Thursday, 18 February 2010

The failure of the mass movement

Okay, no, this is not about China, at least not about anything which is happening in China at the moment. In fact it's about conservative political movements in the west. In 2008 Barack Obama swept to power at the head of a grass-roots political movement in which much of the most effective content was generated by the participants themselves. Ever since then right-of-centre groups have been trying to get in on the act, but, speaking as a confirmed Thatcherite, I really wish they wouldn't.

The problem is that by their very nature right-of-centre parties do not come to power with genuinely radical plans for change. Even the most revolutionary of British political movements of the past 50 years - the Thatcher government - did not come in in 1979 with grand plans for change and only started to implement large-scale reform after the 1983 election. In most eras and at most times, Conservative parties promise a break from the legislative and political turbulence offered by left-of-centre parties. It is therefore difficult for a right-wing party to attract the kind of head of steam that a left-wing party can, and instead the content of the campaign is likely to be generated by the party faithful, a group seperate and apart from the mass of the population which the party wishes to attract.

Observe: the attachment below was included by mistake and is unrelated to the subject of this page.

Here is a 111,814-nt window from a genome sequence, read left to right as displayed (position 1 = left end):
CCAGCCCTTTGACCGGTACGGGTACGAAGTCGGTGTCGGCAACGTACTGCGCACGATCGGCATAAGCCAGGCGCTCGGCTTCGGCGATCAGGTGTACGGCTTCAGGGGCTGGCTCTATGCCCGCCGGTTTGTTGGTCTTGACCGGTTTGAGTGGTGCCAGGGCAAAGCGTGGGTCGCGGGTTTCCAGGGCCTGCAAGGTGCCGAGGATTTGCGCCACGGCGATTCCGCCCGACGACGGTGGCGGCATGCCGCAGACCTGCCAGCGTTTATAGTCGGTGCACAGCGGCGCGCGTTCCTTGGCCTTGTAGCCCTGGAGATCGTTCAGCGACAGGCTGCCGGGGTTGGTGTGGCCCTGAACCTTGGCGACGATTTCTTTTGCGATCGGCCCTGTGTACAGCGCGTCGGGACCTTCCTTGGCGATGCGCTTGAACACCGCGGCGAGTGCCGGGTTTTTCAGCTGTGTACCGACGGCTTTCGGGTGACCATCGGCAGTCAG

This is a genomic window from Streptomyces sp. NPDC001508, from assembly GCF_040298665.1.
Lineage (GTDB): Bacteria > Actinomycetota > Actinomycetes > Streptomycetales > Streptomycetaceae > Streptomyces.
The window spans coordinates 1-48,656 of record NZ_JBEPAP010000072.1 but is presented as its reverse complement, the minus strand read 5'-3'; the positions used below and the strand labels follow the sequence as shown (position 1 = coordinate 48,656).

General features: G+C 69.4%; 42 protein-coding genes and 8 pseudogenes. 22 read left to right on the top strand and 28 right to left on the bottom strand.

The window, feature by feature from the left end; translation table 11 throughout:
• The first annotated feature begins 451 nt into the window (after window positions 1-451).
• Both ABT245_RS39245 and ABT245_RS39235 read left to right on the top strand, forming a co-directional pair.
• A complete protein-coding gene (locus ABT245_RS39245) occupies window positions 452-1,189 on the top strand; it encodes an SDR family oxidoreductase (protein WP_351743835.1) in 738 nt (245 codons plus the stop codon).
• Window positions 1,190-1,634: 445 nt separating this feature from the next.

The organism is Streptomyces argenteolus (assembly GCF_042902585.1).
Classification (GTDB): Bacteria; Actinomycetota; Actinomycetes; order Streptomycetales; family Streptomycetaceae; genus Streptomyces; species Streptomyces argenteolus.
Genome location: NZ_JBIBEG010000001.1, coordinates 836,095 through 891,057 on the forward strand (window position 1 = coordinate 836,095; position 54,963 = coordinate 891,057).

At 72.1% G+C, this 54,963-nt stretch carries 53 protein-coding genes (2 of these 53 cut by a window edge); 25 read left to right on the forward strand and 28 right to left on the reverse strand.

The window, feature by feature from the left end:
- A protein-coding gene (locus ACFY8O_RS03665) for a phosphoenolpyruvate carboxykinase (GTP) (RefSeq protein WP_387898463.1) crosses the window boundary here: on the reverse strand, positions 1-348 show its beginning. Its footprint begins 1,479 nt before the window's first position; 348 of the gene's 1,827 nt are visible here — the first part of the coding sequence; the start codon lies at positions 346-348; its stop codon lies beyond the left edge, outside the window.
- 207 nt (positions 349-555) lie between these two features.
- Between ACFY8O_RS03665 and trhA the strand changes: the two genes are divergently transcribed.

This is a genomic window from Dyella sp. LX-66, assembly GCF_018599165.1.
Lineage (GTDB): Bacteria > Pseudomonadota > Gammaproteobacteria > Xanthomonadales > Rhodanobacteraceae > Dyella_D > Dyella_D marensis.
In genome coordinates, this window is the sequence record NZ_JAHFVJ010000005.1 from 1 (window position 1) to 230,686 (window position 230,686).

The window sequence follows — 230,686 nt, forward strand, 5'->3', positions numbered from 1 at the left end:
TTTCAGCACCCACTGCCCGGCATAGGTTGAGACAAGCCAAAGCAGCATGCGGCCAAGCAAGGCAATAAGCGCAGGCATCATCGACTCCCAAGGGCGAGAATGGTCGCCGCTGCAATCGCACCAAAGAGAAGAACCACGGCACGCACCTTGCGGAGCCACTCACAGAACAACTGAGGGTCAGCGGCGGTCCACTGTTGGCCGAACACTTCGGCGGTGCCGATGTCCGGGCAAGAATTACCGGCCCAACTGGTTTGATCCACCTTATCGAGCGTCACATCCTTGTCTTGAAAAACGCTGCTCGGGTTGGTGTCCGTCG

The result is that instead of "Change we can believe in" we get mush which is likely to make people more likely to favour the opposition, not less. Here's an example:

The other posters aren't much better.

Monday, 1 February 2010

Just 'cause

Amazing footage shot by an enthusiast of a cross-wind landing at Hong Kong's old Kai Tak airport shortly before it was closed down and replaced by the new (and far less heart-attack-inducing to land at) Chep Lap Kok airport -